Sonja Henning

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Not to be confused with Norweigan figure skater Sonja Henie.
Sonja Henning
Medal record
Women’s Basketball
Competitor for the  United States
U18 and U19
Gold 1988 U18 Sao Paulo, Brazil Team Competition
FIBA World Championship
Gold 1990 Malaysia Team Competition
Pan American Games
Bronze 1991 Havana Team Competition

Sonja L. Henning (born October 4, 1969 in Jackson, Tennessee) is an American attorney and former collegiate and professional women's basketball player. She grew up in Racine, Wisconsin, where she attended Horlick High School.

Stanford University[edit]

She attended Stanford University and played for its women's basketball team from 1987 to 1991. She helped the Cardinal win the 1990 NCAA Women's Division I Basketball Championship game, defeating Auburn University. The following year, Henning was named Pac-10 Player of the Year and a Kodak All-American in her senior season.

An economics major, Henning graduated from Stanford in 1991 with a Bachelor of Arts degree.

After graduation, there were few opportunities for women to play professional basketball in the United States at the time, so Henning started her professional career playing in a women's professional basketball team in Uppsala, Sweden in 1992.

USA Basketball[edit]

Henning was a member of the USA Women's U18 team which won the gold medal at the FIBA Americas Championship in Sao Paulo, Brazil. The event was known as the Junior World Championship Qualifying Tournament at the time. The event was held in August 1988, when the USA team defeated the host team Brazil by a score of 70–68 to win the championship. Henning sank two free throws with under one second remaining in the game to win the final game and the gold medal.[1]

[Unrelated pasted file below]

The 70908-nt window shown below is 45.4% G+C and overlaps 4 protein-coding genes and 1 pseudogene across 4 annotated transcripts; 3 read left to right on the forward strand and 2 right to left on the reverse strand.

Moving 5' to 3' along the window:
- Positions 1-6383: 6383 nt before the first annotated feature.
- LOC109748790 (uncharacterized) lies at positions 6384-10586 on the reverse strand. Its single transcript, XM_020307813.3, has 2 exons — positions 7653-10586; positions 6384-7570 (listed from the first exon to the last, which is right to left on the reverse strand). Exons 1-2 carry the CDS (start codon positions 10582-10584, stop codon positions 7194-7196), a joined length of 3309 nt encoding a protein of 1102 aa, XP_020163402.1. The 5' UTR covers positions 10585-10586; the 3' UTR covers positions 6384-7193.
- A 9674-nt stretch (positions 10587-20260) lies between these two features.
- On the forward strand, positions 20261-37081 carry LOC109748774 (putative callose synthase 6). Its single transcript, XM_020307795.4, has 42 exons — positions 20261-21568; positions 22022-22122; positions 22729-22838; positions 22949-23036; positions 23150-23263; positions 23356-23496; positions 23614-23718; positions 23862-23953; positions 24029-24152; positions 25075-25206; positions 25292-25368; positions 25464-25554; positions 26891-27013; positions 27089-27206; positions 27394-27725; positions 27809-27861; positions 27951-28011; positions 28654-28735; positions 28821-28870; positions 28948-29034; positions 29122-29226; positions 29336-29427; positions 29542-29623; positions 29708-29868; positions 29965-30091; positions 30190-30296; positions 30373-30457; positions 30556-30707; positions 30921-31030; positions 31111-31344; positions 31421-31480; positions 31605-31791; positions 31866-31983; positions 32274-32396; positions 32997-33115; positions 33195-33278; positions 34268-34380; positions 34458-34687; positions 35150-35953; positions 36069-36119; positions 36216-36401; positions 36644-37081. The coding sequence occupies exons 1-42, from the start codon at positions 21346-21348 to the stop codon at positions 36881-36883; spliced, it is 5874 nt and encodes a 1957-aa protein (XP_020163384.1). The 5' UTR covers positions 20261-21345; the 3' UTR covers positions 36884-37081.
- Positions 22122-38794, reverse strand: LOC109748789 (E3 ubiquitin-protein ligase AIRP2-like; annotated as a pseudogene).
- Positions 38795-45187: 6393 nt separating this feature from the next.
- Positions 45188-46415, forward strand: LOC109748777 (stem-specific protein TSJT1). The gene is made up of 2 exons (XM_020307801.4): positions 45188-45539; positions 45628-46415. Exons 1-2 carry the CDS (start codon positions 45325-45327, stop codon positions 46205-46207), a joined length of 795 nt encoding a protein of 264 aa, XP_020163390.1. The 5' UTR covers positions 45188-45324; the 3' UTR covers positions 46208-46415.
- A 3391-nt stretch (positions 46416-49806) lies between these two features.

Henning represented the USA at the World Championships held in Kuala Lumpur, Malaysia in July of 1990. The team won all eight games, earning the gold medal. Henning scored 2.0 points per game.[2]

Henning also played with the USA team at the 1991 Pan American Games. The team finished with a record of 4–2, but managed to win the bronze medal. The USA team lost a three point game to Brazil, then responded with wins over Argentina and Cuba, earning a spot in the medal round. The next game was a rematch against Cuba, and this time the team from Cuba won a five point game. The USA beat Canada easily to won the bronze. Gordon averaged 3 points per game.[3]

Duke University[edit]

After playing one season in Sweden, she enrolled in Duke University Law School in 1993 where she obtained a Juris Doctor in 1995.

Shortly after graduating from Duke, Henning starting working as an attorney specializing in labor and employment law for the Littler Mendelson law firm in Los Angeles, California.

Resuming professional basketball[edit]

In 1996, the American Basketball League (ABL) was formed, and Henning tried out for a playing spot on a team in the new league. Henning was eventually drafted by the San Jose Lasers, a team which also featured former Stanford players Jennifer Azzi, Anita Kaplan, and Val Whiting.

She played for the Lasers for two seasons, then joined the Portland Power until financial difficulties led to the ABL's demise in 1998.